What, prithee, is normal?

A couple of weeks back, we removed a tree in the garden of friends. It was a nut tree that was severely infested by honey fungus (Armillaria mellea). As access was not straight-forward and there was a lot of material to be handled, we used a crane to first remove the tree, then lift in the stump grinder and excavator. The aim was to remove as much of the root mass as possible to reduce the infection pressure on the re-planted tree. It was quite a busy day, we removed about six tonnes of soil and the roots all the way down to the tap root. When we had arrived down at a depth of about 1.20m (roughly 4 feet), I was down in the hole trying to dig out a bit more of the tap root, when I noticed some shards of broken glass and some folded paper. The paper was a bit damp, but otherwise in good nick. When I took a closer look, I saw that the paper was a newspaper from 1949. When we unfolded the other piece of paper, it turned out to be a letter from the person who planted the very tree we had just removed – in 1949!

We had unwittingly stumbled upon a time capsule…

Here is what the letter said:

Bottmingen, 31. December 1949

This roughly six year-old nut tree was planted here today by Otto Wildhaber.
The weather has been very mild until now with little rain, no snow and rarely any frost.
The economic boom in Switzerland is tailing off.
Europe is divided into a eastern zone, governed by the communists (Russia under the dictator Stalin) and the democratic west (supported by the United States of America).
In China, communist troops have won and rule the country.
The Jews have declared Jerusalem the capital of their state.
Pope Pius XII declared the holy year 1950 at Christmas.

Friendly greetings to the finder of this bottle.

(Signed) O. Wildhaber

Needless to say, I was pretty blown away by this find. It was a real goosebump moment to realise that the last person to hold that letter in their hands was Otto Wildhaber, more than 70 years ago! Then I started to wonder whether we should in turn put a time capsule of our own under the tree we were planning to replant that afternoon.
But what to write to a future recipient? Something down these lines, maybe…

Dear future,

Apologies for having stuffed things up a bit, afraid we made a bit of a mess. Hopefully you will have amazing technology to clear it all up – here is rooting for ya! Anyway, best of luck.

P.S. Despite all, it was fun flying to Malaga for €20. Ta-daa!

So, no, we did not leave a time capsule under the tree.

This got me thinking about personal accountability regarding climate change. Yes, of course, we can all collect aluminium lids of yoghurt pots until we go blue in the face – and it will make little difference. Yes, the big emitters are industry, shipping, transport etc.
But despite that, I believe that future generations will ask us with the same urgency we ask the war generation in Germany regarding the atrocities committed by the Nazis: Did you really not know? Or did you chose to look the other way?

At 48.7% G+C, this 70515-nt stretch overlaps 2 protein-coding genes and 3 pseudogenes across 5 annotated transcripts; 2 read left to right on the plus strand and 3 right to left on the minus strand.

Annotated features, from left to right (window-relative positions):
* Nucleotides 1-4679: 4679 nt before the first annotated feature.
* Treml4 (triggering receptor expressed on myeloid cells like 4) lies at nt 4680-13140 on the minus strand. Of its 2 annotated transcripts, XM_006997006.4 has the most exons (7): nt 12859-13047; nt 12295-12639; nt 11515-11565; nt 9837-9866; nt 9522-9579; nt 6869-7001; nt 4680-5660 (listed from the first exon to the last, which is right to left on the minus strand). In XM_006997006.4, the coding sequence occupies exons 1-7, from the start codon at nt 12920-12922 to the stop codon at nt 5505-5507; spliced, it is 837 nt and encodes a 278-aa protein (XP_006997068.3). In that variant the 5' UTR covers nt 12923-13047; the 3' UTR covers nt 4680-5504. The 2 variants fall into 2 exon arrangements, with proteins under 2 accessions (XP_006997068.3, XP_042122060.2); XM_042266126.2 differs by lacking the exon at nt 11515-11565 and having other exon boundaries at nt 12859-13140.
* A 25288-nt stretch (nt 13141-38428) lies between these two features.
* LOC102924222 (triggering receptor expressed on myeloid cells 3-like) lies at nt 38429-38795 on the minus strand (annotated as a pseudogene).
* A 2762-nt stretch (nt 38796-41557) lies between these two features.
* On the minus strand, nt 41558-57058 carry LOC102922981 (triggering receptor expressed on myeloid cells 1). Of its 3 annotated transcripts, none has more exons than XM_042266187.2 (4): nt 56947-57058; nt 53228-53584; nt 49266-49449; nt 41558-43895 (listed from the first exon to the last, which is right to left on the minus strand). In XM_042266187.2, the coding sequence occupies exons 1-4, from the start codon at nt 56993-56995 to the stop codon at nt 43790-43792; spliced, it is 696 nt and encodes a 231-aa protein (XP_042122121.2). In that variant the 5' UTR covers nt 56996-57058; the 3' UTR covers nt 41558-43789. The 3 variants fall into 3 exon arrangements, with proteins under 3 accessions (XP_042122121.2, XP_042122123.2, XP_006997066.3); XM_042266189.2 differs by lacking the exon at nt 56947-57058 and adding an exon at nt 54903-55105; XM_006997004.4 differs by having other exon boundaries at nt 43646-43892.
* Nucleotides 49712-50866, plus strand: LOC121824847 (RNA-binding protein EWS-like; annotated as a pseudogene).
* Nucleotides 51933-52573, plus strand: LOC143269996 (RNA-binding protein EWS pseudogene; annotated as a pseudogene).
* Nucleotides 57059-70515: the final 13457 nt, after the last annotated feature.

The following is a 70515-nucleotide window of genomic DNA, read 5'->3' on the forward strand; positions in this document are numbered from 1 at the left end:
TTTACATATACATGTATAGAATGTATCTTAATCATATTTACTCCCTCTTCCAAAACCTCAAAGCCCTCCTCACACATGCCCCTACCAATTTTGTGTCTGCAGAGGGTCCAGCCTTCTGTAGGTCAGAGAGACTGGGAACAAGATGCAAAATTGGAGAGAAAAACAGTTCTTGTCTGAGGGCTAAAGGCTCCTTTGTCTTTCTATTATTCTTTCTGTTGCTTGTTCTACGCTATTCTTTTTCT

And the honest answer will have to be that we were all sleepwalking with eyes wide shut, preferring not to see and to avoid consequences at a personal level – at least as soon as it involved discomfort or made things complicated.
Thankfully this seems to be changing, with people increasingly recognising the urgency of the matter, breaking with unsustainable habits and life style choices. However, according to a report launched at COP 27 by the Global Carbon Project (GCP) we now face a 50% likelihood, that the threshold of 1.5°C warming above pre-industrial levels may be breached within the next nine years. This is obviously highly alarming and drives home just how much more effort it is going to take to limit further warming beyond this point.

At a personal level, one of the impacts this has certainly had for me is that it has forced me to re-consider how I travel. Earlier, with treemagineers, we used to travel to trade shows, competitions, workshops and events all over the world – not quite at the drop of a hat – but none the less very regularly. We were already in discussion pre-Covid how we might be able to off-set the carbon cost of our activities – but this is not entirely straight-forward and prone to greenwash, so that did not go anywhere.
The pandemic and ensuing lock-downs were a natural firebreak. In view of the situation we find ourselves in today, I do not see returning to the courant normal of before as being viable, we have to consider what is normal or rather, we have to define a new normal. I believe there is an urgent need to recognise that if humanity is to have any hope of taking this hurdle we need to accept that it is going to involve discomfort and will involve us relinquishing some of our privileges.
In my mind this means that long-haul flights, for example, have to become an absolute luxury. If I am going to make the trip, it is up to me to make sure that it counts for something, i.e. to cover off as many events and visits as possible.

For the future, what this is going to mean is that you can expect to see less of us at industry events and shows, more like every couple of years rather than all the time. Am I kidding myself with this? Too little too late? Maybe, but we are going to have to start somewhere – and this seems as good a place as any! There are, of course, any number of other things we can do… Take a train. Leave the car at home. Use a cargo bike. Question whether I really need to buy this. Support a rewilding campaign. Get involved in community action. Discuss alternatives with friends.
Let’s push back against a dystopian future rather than accept it as a given!